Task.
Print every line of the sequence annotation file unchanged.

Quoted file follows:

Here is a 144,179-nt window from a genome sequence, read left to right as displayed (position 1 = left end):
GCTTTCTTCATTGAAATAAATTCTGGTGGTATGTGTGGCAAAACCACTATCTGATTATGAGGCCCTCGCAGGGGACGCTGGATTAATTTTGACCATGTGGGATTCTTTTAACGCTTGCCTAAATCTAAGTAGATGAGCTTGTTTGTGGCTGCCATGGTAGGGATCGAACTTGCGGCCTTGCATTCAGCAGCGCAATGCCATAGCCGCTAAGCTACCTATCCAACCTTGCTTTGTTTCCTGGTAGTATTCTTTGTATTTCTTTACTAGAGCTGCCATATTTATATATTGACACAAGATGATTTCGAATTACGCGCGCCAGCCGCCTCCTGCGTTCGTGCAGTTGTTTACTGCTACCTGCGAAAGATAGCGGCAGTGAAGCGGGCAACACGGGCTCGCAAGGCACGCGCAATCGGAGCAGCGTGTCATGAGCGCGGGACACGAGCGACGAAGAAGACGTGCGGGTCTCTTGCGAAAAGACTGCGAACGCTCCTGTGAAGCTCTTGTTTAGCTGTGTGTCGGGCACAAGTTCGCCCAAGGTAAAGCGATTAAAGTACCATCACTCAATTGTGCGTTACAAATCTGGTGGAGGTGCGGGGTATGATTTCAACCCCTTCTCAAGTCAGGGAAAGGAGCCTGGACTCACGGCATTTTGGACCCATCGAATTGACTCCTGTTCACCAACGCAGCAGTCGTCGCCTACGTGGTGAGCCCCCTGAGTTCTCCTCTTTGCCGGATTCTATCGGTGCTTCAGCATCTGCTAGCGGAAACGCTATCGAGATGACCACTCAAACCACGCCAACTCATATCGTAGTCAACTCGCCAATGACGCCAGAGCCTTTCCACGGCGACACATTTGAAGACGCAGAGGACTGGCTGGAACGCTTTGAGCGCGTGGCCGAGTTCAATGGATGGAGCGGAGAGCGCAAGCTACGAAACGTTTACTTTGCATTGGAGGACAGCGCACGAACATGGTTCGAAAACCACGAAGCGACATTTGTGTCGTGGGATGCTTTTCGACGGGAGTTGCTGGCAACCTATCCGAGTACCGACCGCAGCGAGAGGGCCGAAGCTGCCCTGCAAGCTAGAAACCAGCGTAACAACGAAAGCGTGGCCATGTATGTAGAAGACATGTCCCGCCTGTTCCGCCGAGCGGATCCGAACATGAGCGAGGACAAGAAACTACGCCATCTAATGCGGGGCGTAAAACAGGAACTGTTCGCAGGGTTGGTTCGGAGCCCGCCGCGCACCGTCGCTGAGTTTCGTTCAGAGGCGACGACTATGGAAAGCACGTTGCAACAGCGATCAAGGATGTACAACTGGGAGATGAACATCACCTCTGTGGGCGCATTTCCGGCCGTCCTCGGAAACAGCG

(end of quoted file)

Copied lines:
Here is a 144,179-nt window from a genome sequence, read left to right as displayed (position 1 = left end):
GCTTTCTTCATTGAAATAAATTCTGGTGGTATGTGTGGCAAAACCACTATCTGATTATGAGGCCCTCGCAGGGGACGCTGGATTAATTTTGACCATGTGGGATTCTTTTAACGCTTGCCTAAATCTAAGTAGATGAGCTTGTTTGTGGCTGCCATGGTAGGGATCGAACTTGCGGCCTTGCATTCAGCAGCGCAATGCCATAGCCGCTAAGCTACCTATCCAACCTTGCTTTGTTTCCTGGTAGTATTCTTTGTATTTCTTTACTAGAGCTGCCATATTTATATATTGACACAAGATGATTTCGAATTACGCGCGCCAGCCGCCTCCTGCGTTCGTGCAGTTGTTTACTGCTACCTGCGAAAGATAGCGGCAGTGAAGCGGGCAACACGGGCTCGCAAGGCACGCGCAATCGGAGCAGCGTGTCATGAGCGCGGGACACGAGCGACGAAGAAGACGTGCGGGTCTCTTGCGAAAAGACTGCGAACGCTCCTGTGAAGCTCTTGTTTAGCTGTGTGTCGGGCACAAGTTCGCCCAAGGTAAAGCGATTAAAGTACCATCACTCAATTGTGCGTTACAAATCTGGTGGAGGTGCGGGGTATGATTTCAACCCCTTCTCAAGTCAGGGAAAGGAGCCTGGACTCACGGCATTTTGGACCCATCGAATTGACTCCTGTTCACCAACGCAGCAGTCGTCGCCTACGTGGTGAGCCCCCTGAGTTCTCCTCTTTGCCGGATTCTATCGGTGCTTCAGCATCTGCTAGCGGAAACGCTATCGAGATGACCACTCAAACCACGCCAACTCATATCGTAGTCAACTCGCCAATGACGCCAGAGCCTTTCCACGGCGACACATTTGAAGACGCAGAGGACTGGCTGGAACGCTTTGAGCGCGTGGCCGAGTTCAATGGATGGAGCGGAGAGCGCAAGCTACGAAACGTTTACTTTGCATTGGAGGACAGCGCACGAACATGGTTCGAAAACCACGAAGCGACATTTGTGTCGTGGGATGCTTTTCGACGGGAGTTGCTGGCAACCTATCCGAGTACCGACCGCAGCGAGAGGGCCGAAGCTGCCCTGCAAGCTAGAAACCAGCGTAACAACGAAAGCGTGGCCATGTATGTAGAAGACATGTCCCGCCTGTTCCGCCGAGCGGATCCGAACATGAGCGAGGACAAGAAACTACGCCATCTAATGCGGGGCGTAAAACAGGAACTGTTCGCAGGGTTGGTTCGGAGCCCGCCGCGCACCGTCGCTGAGTTTCGTTCAGAGGCGACGACTATGGAAAGCACGTTGCAACAGCGATCAAGGATGTACAACTGGGAGATGAACATCACCTCTGTGGGCGCATTTCCGGCCGTCCTCGGAAACAGCG